Comments: Some early evidence suggested that the Vastus Medialis muscle had a greater activation during the degrees nearest to leg extension (20°-30°). This would seem to defend the leg extension machine. The anatomy fails to support this notion.
Other more recent evidence suggests that all four of the quadriceps muscles remain equally active throughout the range of motion with a significant load.
The rectus femoris acts strongly only when the knee moves along with the hip, as occurs during a squat.
Muscle: Articularis Genu
Function: This small, flat muscle likely pulls the joint capsule superiorly as the knee extends to prevent impingement.
Function: This long muscle flexes, abducts, and externally rotates the hip. It also flexes the knee and medially rotates it.
Muscle: Tensor Fasciae Latae
Function: This flexes, abducts, and internally rotates the hip and extends the knee.
Muscle: Iliopsoas (two parts: iliacus and psoas major),
Function: These muscles work together to perform hip flexion and external rotation of the hip.
Comments: This muscle group has received more and more attention. These may link with lower back problems as their strength and tightness can lead to misalignment. This provides an example of how loading a muscle meant for unloaded actions may harm its function.
Function: This performs adduction and flexion of the hip.
These muscles function as stabilizers during hip and knee extension movements.
Muscle: Gluteus Medius
Function: This performs abduction of the hip but usually prevents it. Since this muscle is large, different portions can focus on different actions. The anterior portion focuses on flexing and medially rotating the hip. The posterior portion extends and laterally rotates the hip, which prevents dropping of the pelvis.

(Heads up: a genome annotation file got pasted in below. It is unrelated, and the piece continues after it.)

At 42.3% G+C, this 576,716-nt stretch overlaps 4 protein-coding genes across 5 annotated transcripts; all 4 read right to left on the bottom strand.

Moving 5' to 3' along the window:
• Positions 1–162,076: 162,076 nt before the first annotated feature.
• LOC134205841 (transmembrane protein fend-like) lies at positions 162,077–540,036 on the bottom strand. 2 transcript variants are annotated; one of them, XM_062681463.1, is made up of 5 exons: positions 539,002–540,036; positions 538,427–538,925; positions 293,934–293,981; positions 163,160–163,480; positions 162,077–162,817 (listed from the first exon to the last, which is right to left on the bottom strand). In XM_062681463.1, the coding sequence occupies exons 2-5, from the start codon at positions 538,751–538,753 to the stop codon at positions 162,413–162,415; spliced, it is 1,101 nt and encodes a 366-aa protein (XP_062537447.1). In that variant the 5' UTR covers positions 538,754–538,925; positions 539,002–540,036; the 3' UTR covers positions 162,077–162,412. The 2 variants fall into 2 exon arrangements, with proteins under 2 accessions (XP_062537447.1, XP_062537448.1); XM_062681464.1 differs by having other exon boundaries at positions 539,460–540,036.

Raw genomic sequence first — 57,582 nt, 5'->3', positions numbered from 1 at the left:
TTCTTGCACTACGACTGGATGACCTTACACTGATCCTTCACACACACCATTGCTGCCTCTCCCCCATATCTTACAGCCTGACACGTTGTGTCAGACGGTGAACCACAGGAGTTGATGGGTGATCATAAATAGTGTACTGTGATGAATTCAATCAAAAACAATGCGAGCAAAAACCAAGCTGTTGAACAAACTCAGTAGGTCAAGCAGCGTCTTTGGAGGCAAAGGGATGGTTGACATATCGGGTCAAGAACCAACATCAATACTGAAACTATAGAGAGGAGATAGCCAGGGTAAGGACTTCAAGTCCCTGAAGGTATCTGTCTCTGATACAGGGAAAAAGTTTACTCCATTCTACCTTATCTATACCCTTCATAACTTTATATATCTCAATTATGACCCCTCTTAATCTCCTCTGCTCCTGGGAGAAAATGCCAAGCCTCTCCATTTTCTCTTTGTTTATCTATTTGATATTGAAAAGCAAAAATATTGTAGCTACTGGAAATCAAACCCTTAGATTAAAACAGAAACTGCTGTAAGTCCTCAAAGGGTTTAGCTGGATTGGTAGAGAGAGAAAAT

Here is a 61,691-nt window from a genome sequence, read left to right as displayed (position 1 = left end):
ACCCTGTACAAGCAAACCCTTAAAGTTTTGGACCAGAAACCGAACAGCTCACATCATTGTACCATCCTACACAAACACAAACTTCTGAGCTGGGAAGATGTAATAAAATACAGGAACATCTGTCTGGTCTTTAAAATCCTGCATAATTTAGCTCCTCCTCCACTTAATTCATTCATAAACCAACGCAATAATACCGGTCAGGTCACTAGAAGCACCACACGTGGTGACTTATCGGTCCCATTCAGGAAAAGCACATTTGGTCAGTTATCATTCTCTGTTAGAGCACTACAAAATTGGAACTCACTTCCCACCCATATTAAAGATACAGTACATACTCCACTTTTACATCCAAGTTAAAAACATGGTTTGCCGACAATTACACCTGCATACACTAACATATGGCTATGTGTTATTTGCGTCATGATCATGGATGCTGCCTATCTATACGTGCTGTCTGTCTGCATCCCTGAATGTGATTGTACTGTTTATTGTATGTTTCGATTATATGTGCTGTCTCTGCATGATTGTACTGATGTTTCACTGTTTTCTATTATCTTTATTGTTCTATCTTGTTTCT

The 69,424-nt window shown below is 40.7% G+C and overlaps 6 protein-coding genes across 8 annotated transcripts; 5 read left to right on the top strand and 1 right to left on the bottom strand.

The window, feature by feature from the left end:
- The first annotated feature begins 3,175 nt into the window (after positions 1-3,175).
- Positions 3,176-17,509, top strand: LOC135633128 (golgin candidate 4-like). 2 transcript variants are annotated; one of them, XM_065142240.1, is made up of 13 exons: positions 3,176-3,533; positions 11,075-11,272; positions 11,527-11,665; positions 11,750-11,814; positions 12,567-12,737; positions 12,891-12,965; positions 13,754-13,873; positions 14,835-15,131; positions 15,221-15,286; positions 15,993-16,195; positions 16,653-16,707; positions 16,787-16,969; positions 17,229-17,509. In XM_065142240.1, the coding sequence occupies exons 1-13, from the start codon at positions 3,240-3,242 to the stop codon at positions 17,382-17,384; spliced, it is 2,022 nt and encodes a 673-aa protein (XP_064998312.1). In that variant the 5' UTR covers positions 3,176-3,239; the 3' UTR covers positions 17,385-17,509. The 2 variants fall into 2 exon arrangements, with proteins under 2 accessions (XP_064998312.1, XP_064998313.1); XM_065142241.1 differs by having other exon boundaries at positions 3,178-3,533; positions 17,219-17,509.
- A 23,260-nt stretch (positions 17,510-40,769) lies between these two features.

Muscle: Gluteus Minimus
Function: This performs abduction, medial rotation, and flexion of the hip.
These muscles function as stabilizers during hip and knee extension movements and can contribute to hip extension. The Obturator Externus, Quadratus Femoris, and lower portion of Gluteus Maximus can also assist in adducting the hip or preventing it from doing this action.
Muscles: Adductors (Adductor Magnus, Adductor Longus, Adductor Brevis, Gracilis, Pectineus).
Function: These muscles adduct the hip, with the large Adductor Magnus also rotating the hip inward, and the Gracilis flexing the knee and also rotating the hip inward. Some can act as strong hip extensors when the hip is flexed and as hip flexors when the hip is extended.
Comments: The large muscle mass exists not due to the great strength needed for adduction, but because these muscles also play valuable roles as flexors, extensors, rotators, and co-contractors of the hip. This concept shows that larger muscles tend to contribute to major movements and not focus on stabilizing alone.
Leg and Foot
These parts help to elevate the body, but mainly serve to absorb the shock from landing after a jump or when walking and running. They provide control and work as stabilizers when the foot stays planted. They store energy to contribute more force on the push-off phase when walking, running, and jumping.
Muscle Group: Triceps Surae (gastrocnemius (two heads), soleus)
Function: The gastrocnemius can weakly flex the knee but mainly extends the ankle in an action called plantarflexion. The soleus performs only plantarflexion.
Comments: The seated hell raise exercise performed often at gyms places the gastrocnemius into active insufficiency, which bunches up the muscle fibers to invite cramping and injuries. These muscles contribute to a squat by performing plantarflexion and stabilizing the motions of the knee.